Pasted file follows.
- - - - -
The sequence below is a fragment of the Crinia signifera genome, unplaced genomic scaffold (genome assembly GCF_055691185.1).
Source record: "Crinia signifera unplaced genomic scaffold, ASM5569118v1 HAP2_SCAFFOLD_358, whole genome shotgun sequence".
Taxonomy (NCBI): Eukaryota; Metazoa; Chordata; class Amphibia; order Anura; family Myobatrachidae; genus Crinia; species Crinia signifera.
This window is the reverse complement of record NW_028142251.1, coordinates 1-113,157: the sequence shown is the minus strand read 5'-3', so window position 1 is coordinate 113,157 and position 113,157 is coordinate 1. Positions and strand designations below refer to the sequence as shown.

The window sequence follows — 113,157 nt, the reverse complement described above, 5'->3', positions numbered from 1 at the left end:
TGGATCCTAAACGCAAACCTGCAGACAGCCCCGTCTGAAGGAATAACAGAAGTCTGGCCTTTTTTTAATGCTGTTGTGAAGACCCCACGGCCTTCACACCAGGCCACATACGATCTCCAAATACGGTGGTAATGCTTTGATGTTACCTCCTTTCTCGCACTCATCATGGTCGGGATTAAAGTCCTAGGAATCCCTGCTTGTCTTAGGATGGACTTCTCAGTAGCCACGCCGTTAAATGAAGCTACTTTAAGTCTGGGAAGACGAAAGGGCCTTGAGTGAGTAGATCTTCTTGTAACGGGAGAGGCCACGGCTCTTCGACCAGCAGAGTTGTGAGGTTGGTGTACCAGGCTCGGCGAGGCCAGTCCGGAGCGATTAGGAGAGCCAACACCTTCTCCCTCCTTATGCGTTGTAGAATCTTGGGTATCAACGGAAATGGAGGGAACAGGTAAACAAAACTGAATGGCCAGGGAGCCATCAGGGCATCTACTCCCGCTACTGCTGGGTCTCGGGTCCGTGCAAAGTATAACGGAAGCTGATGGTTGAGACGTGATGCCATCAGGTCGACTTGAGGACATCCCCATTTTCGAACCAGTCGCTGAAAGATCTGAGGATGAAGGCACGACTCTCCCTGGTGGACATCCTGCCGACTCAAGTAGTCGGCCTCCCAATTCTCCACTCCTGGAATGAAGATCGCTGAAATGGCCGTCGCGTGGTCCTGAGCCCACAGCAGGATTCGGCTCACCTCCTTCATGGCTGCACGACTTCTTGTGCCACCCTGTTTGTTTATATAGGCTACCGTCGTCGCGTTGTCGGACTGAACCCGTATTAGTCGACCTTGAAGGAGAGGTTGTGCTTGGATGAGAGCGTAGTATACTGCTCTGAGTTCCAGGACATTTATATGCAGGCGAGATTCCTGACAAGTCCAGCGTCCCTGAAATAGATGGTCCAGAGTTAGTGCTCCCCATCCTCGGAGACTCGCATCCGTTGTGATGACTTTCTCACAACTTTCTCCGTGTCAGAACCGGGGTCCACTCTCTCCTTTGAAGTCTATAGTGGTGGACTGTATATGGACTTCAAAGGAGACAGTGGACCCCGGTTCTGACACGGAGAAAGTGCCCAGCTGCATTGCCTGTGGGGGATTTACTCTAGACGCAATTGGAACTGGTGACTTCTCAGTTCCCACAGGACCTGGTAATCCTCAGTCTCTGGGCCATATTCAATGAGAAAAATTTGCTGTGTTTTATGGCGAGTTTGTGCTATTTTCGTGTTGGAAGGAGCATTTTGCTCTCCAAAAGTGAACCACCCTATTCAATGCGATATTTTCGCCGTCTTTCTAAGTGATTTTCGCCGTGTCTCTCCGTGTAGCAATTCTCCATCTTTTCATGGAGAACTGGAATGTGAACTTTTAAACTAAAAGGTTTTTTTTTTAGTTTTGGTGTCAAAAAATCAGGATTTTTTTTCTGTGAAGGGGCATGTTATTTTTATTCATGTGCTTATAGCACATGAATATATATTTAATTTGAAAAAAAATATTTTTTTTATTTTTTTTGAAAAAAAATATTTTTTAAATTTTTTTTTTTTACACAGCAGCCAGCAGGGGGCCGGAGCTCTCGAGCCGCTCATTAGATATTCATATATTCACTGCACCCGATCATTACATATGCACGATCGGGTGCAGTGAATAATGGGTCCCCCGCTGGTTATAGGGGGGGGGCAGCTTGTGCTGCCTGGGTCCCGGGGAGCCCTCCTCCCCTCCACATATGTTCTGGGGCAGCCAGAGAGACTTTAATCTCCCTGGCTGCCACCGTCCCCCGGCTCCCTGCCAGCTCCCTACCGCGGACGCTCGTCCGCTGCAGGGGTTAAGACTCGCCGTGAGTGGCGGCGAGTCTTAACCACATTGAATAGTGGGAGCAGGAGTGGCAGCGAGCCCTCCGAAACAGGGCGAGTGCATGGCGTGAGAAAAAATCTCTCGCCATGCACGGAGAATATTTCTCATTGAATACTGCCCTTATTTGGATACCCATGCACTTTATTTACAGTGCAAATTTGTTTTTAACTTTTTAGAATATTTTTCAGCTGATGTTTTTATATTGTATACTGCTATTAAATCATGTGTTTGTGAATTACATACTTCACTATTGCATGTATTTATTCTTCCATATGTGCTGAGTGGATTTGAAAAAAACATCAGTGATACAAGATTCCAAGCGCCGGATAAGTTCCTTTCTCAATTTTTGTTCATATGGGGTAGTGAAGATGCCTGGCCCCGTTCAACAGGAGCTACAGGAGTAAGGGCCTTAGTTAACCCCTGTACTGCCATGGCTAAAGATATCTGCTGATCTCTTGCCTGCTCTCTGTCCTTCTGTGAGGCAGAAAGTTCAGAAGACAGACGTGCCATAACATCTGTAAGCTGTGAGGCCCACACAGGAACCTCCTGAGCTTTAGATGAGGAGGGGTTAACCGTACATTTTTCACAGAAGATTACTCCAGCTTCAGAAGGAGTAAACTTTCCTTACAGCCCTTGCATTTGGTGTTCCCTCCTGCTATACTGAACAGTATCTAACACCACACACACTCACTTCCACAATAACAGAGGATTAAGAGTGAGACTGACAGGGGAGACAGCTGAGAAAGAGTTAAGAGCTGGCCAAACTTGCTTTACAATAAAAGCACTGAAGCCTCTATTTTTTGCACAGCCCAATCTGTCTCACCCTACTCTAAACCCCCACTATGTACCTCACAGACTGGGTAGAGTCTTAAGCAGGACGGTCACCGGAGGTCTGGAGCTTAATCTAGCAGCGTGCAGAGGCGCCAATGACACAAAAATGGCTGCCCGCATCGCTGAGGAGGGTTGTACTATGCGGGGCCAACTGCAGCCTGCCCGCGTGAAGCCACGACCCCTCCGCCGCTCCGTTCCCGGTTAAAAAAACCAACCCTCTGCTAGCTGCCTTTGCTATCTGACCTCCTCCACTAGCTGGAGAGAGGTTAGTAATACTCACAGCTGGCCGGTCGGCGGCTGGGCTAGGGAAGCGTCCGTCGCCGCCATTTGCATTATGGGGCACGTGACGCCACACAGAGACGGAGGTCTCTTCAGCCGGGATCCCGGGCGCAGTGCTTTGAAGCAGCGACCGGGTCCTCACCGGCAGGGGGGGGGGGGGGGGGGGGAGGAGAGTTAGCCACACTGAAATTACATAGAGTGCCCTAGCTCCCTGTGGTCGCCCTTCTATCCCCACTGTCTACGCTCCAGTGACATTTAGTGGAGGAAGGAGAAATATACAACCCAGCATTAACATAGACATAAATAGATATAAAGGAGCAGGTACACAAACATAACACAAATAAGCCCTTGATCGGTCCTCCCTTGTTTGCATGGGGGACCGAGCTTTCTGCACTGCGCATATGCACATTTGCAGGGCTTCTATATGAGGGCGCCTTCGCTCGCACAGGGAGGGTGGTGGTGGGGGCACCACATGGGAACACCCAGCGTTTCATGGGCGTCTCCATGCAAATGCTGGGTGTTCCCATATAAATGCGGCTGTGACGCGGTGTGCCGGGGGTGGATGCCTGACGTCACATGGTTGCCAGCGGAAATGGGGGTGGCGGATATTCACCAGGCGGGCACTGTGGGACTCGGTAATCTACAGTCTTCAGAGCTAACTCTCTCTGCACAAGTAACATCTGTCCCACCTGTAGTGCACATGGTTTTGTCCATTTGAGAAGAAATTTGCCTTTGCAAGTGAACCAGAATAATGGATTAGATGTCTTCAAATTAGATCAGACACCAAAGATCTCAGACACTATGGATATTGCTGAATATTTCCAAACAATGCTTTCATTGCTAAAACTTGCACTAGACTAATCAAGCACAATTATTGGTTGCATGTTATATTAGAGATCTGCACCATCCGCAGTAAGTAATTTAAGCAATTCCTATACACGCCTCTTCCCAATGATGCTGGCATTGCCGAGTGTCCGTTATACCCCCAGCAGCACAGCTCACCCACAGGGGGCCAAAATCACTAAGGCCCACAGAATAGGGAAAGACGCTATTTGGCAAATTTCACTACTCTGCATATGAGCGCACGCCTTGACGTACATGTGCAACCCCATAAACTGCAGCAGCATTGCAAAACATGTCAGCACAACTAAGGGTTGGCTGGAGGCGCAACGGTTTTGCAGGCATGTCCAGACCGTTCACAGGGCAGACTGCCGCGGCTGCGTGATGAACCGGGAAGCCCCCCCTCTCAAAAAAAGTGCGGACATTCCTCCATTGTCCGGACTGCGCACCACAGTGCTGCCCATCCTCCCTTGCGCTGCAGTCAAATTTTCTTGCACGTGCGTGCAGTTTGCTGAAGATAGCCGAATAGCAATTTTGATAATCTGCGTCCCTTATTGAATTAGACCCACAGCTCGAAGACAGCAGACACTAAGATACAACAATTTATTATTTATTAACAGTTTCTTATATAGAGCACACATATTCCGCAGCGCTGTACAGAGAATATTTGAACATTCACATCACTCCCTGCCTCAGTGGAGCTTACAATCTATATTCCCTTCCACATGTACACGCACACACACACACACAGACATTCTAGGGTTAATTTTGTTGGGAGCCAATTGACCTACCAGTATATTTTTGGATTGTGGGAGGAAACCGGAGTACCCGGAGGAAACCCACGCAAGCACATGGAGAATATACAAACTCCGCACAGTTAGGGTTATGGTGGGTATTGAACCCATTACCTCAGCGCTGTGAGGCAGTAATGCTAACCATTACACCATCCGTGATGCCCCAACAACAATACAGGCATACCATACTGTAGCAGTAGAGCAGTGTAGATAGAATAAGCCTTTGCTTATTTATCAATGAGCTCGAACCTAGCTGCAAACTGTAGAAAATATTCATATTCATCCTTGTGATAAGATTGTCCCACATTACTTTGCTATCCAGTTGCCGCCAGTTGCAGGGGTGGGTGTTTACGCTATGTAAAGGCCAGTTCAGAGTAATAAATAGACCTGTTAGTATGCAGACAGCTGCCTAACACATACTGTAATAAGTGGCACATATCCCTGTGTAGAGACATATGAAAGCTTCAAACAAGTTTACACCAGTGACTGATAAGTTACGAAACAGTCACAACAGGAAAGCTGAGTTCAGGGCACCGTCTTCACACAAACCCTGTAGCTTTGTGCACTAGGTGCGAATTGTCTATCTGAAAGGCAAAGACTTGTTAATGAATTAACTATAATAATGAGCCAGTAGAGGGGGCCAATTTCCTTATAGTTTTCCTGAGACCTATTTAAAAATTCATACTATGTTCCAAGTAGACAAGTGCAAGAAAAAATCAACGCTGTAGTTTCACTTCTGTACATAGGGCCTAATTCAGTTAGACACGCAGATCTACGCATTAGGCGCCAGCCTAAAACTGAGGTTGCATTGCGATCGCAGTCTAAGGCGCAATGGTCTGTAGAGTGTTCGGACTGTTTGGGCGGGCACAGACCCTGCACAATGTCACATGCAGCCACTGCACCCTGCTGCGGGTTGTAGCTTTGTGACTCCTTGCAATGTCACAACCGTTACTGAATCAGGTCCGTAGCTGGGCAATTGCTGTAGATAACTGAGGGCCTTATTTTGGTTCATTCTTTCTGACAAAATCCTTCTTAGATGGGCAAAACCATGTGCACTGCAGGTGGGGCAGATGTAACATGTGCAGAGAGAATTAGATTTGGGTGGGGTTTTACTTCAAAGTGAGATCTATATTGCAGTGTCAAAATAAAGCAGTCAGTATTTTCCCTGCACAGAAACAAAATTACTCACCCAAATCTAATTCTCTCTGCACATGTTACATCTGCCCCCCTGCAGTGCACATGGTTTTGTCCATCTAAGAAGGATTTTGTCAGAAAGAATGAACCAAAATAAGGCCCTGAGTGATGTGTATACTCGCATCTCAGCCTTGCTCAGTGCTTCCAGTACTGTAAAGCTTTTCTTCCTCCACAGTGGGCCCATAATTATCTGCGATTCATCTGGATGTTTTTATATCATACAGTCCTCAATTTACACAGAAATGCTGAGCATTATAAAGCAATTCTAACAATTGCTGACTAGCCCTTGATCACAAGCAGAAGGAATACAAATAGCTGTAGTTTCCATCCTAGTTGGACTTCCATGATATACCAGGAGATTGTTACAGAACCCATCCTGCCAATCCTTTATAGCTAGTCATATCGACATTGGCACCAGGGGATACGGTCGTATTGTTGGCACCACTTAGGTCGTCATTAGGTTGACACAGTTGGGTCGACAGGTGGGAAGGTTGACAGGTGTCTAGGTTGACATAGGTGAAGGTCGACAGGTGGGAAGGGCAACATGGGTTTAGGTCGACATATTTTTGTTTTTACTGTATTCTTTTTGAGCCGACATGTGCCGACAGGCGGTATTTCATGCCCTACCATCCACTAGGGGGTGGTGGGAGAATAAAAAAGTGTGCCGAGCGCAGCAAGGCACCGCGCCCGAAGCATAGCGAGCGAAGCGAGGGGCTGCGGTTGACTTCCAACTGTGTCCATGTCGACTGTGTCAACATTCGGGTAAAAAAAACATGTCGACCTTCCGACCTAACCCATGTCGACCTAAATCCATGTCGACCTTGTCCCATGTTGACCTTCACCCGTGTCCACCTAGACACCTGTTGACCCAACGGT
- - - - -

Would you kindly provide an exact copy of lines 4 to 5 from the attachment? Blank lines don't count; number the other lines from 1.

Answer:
This window is the reverse complement of record NW_028142251.1, coordinates 1-113,157: the sequence shown is the minus strand read 5'-3', so window position 1 is coordinate 113,157 and position 113,157 is coordinate 1. Positions and strand designations below refer to the sequence as shown.

The window sequence follows — 113,157 nt, the reverse complement described above, 5'->3', positions numbered from 1 at the left end: